What it means: In the United States, approximately one-third of food never gets eaten. The US Department of Agriculture estimates that 165 million kilograms of food is wasted daily, the equivalent of a fully loaded aircraft carrier. One traditional option to mitigate wasted food is to get it in the hands of a non-profit, but are there other solutions? All that food ends up in landfills to decay and create methane gas, which contributes negatively to global warming (which we now know BP will be thanking us for…). To fight this problem, many food suppliers are employing chemistry to increase shelf life and decrease the chance of spoiling. A good example of the vital role chemistry plays is an apple harvest, which can take a year to get from an orchard to a consumer’s plate. Apples emit ethylene as they mature, which is a delicate part of the ripening process. To slow that ripening, a chemical 1-methylcyclopropene (1-MCI) is utilized on 90% of stored US apples. But now instead of exclusively utilizing 1-MCI in storage, some farmers are applying it to the tree before harvest to buy more time. Storage still remains the primary application, where apples are placed in bins devoid of oxygen with 1-MCI pumped in, and sensors are employed to closely analyze the fruit’s ethylene levels. Exporting provides a unique challenge based on the time it takes to transport (one-quarter of apples are shipped overseas), but chemistry provides innovative solutions. Purfresh, a specialist in controlled atmospheric systems, installs a device in shipping containers that converts oxygen into ozone. The ozone then reacts with the ethylene, putting the apples in a cryogenic-like state. Technology has the potential to allow for any fruit to be delivered anywhere in the world, anytime. But what about saving the food that gets wasted after successfully arriving at the grocery store (two-thirds of food waste in the US)? A few companies, such as AgroFresh and Akorn Technology, have created multi-faceted food coatings that have a wax to prevent moisture loss, and oil to preserve color, and a corn-based protein that controls the respiration rate. Another future option is an anti-microbial sticker that can help suppress mold.
Sage’s View: When food is plentiful and so are people’s bank accounts it is easy to dismiss the problem of food waste. In the US we are lucky to have a plethora of options for all types of food imaginable, and very rarely is there a season when a choice we want is out of stock. But other parts of the world aren’t so lucky, and some can’t even get essentials like grain, one of the fallouts of the Russia-Ukraine War. As the world’s population increases, and climate change can unexpectedly lead to droughts in the areas most relied upon for production, we are going to need a mix of smarter consumption and more breakthroughs in production and storage technologies. And since arable land, water, and fertilizer are also limited resources, we have plenty of other challenges that will need solutions to ensure the success of the world’s future food economy. Ultimately, the biggest weapon in fighting food waste will be human behavior.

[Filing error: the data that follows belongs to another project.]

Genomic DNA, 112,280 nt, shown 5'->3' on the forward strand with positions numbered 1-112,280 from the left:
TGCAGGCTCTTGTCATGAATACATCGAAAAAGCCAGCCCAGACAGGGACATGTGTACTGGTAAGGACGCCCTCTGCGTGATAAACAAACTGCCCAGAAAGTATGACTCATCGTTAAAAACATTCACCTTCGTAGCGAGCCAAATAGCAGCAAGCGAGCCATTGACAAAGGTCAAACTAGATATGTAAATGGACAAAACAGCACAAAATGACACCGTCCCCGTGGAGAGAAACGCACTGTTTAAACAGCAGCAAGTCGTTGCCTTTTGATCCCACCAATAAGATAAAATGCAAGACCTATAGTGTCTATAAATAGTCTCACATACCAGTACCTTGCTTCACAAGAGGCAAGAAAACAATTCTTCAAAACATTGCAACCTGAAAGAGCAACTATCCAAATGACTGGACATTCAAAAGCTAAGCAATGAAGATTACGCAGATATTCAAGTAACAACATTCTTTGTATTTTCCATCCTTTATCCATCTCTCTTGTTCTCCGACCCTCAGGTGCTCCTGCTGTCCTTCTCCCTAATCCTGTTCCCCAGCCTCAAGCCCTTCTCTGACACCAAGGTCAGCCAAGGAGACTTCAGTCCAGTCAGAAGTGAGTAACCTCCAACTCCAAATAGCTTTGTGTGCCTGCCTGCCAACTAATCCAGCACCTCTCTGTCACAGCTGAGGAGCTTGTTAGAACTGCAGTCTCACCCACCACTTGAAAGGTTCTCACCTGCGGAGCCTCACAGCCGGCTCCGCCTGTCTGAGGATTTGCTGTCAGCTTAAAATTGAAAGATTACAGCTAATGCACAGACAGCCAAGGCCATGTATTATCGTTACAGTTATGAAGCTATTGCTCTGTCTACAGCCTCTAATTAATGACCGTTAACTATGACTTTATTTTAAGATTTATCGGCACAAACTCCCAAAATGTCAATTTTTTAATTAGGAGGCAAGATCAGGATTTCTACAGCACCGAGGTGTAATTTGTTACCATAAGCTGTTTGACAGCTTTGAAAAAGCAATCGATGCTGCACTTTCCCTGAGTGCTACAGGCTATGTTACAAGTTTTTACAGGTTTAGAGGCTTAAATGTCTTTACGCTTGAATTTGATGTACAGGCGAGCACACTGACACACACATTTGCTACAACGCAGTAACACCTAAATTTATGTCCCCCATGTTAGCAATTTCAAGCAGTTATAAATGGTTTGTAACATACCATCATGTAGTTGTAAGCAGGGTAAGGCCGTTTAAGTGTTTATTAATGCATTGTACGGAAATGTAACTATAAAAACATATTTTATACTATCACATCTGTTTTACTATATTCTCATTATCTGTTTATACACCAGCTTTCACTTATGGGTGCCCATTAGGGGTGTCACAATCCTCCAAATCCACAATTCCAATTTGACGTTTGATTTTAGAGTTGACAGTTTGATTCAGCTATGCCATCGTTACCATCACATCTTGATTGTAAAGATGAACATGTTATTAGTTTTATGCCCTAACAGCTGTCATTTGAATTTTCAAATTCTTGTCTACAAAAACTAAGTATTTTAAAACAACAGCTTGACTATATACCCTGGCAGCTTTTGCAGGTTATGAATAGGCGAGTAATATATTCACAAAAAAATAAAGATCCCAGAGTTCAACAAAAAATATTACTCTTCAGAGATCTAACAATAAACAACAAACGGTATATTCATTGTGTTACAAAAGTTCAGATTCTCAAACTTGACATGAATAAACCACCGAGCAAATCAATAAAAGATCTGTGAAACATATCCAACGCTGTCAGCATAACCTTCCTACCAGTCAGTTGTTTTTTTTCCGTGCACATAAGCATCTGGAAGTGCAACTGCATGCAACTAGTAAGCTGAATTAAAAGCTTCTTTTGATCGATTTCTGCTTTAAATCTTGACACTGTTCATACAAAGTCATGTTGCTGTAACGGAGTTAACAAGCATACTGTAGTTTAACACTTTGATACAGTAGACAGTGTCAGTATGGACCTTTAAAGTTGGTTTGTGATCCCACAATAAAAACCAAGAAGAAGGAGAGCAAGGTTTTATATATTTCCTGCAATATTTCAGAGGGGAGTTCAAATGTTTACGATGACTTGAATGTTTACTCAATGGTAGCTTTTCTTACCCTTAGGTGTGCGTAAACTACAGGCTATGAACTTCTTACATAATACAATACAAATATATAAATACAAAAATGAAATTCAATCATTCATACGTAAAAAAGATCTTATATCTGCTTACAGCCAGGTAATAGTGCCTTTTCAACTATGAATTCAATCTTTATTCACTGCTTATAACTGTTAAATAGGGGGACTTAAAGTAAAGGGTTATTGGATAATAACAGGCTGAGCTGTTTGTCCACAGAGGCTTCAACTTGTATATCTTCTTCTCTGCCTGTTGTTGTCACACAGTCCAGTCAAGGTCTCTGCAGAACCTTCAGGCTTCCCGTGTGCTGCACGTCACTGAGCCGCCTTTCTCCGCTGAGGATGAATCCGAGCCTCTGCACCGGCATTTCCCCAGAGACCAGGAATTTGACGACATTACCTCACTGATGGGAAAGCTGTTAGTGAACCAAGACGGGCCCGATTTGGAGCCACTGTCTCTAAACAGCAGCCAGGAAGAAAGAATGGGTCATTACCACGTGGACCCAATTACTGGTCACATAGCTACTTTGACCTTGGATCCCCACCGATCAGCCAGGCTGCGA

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1) Masters, Jeff. World Rocked By 29 Billion-Dollar Weather Disasters In 2022. Yale Climate Connections. October 19, 2022.
2) United States Hit by 15 Billion-Dollar Weather And Climate Disasters This Year. Captive.com. October 17, 2022.
3) Elliott, Debbie. Saltwater Is Moving Up The Mississippi River. Here’s What’s Being Done To Stop It. NPR. October 27, 2022.
4) Mcfarlane, Sarah, et. al. America’s New Nuclear Power Industry Has A Russian Problem. Reuters. October 20, 2022.
5) Gardner, Timothy. U.S. Developing Domestic Uranium Strategy -Energy Secretary. Reuters. October 26, 2022.
6) Helman, Christopher. BP Bets $4 Billion On Green Landfill Gas, Yielding Another Fat Payday For The ‘Shalennial’ Rice Brothers. Forbes. October 18, 2022.
7) Salzman, Avi. Big Oil’s Surprisingly Bright Future. The Case for BP and Exxon. Barron’s. October 21, 2022.
8) Newburger, Emma. Bill Gates Says Investment In innovation Is The Important Part Of ESG. CNBC. October 18, 2022.
9) Kessler, Andy. The Deadly ‘De-Growth’ Craze. WSJ. October 30, 2022.
10) Chafkin, Max. Even After $100 Billion, Self-Driving Cars Are Going Nowhere. Bloomberg. October 5, 2022.
11) Blois, Matt. Chemistry’s fight against food waste. C&EN. October 2, 2022.